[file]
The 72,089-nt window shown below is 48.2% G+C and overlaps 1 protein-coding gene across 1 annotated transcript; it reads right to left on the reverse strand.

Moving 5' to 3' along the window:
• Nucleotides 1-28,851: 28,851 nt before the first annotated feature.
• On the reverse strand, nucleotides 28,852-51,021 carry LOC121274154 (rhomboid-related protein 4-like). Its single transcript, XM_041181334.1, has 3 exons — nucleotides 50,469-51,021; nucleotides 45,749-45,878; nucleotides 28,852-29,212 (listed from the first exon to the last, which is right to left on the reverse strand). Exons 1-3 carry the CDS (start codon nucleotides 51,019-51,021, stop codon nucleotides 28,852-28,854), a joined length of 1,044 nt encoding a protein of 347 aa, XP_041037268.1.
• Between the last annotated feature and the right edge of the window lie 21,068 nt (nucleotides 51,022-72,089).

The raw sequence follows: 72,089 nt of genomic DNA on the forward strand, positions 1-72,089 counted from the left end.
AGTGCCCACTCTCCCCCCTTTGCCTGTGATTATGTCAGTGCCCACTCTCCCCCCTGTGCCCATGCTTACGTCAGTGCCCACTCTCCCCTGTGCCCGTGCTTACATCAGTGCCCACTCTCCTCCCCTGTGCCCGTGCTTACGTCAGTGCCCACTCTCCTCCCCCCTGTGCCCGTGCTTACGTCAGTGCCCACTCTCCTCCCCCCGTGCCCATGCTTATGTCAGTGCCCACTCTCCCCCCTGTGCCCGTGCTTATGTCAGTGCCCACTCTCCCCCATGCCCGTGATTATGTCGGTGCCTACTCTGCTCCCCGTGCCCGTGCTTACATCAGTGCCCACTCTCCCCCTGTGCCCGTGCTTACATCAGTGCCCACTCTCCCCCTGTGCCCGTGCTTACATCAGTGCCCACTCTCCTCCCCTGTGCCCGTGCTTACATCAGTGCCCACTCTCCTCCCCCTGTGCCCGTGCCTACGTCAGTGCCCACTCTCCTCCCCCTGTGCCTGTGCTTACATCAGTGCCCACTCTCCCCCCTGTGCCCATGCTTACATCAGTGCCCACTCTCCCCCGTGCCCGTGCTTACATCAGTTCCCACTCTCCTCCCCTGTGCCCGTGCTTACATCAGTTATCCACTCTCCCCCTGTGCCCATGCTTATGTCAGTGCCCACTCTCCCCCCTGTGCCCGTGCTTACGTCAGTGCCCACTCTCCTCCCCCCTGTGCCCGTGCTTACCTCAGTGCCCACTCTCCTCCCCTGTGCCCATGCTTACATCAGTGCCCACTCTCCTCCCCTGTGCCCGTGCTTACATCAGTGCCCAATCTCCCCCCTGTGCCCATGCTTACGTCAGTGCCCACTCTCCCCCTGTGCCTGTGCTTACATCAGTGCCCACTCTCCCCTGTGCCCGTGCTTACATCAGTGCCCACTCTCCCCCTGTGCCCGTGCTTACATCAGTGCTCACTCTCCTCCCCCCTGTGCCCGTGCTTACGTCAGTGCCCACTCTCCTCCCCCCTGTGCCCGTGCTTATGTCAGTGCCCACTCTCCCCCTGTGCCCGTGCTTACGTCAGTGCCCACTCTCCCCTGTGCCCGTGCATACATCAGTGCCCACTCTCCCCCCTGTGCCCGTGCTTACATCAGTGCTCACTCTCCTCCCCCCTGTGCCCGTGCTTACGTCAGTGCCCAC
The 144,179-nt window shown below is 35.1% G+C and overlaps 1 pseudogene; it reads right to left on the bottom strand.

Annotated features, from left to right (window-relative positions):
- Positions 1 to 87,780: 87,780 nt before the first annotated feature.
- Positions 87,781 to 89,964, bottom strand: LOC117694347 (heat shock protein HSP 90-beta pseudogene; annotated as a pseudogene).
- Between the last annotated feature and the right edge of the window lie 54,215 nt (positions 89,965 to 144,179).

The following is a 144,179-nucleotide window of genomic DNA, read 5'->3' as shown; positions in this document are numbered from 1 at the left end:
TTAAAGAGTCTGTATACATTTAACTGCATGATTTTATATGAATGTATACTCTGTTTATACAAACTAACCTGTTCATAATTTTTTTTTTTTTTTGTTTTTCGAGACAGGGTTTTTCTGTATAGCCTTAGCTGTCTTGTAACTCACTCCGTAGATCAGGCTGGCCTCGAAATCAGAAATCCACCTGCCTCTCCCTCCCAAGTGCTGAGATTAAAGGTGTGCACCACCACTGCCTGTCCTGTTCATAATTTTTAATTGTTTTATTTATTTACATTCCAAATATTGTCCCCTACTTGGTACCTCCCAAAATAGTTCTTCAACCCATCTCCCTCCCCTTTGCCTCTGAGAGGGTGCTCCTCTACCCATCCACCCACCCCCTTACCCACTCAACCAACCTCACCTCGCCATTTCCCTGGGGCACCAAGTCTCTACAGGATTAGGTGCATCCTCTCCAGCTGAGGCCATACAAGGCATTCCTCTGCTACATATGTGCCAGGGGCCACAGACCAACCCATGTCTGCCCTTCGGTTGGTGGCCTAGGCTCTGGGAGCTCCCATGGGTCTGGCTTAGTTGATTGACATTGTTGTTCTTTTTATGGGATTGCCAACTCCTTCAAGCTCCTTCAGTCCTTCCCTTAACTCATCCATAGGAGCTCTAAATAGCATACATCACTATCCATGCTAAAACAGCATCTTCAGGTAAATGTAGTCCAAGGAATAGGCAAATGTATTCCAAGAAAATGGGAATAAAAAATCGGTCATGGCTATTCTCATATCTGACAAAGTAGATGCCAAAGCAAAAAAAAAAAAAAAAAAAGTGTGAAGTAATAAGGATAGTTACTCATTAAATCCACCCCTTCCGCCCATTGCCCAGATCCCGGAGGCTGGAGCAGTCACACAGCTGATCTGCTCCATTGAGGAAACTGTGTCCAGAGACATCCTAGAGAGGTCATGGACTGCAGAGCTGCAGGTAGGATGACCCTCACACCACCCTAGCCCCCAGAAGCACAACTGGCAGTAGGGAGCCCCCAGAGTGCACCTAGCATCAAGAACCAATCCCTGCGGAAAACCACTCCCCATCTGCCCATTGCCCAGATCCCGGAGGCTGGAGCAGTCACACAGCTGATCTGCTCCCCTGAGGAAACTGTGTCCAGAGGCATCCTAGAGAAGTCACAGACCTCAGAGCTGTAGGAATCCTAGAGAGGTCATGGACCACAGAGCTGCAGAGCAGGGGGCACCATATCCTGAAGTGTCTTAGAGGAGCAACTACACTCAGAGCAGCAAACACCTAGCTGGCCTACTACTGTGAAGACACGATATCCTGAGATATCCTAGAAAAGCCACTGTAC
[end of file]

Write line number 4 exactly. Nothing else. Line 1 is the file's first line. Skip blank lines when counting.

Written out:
• On the reverse strand, nucleotides 28,852-51,021 carry LOC121274154 (rhomboid-related protein 4-like). Its single transcript, XM_041181334.1, has 3 exons — nucleotides 50,469-51,021; nucleotides 45,749-45,878; nucleotides 28,852-29,212 (listed from the first exon to the last, which is right to left on the reverse strand). Exons 1-3 carry the CDS (start codon nucleotides 51,019-51,021, stop codon nucleotides 28,852-28,854), a joined length of 1,044 nt encoding a protein of 347 aa, XP_041037268.1.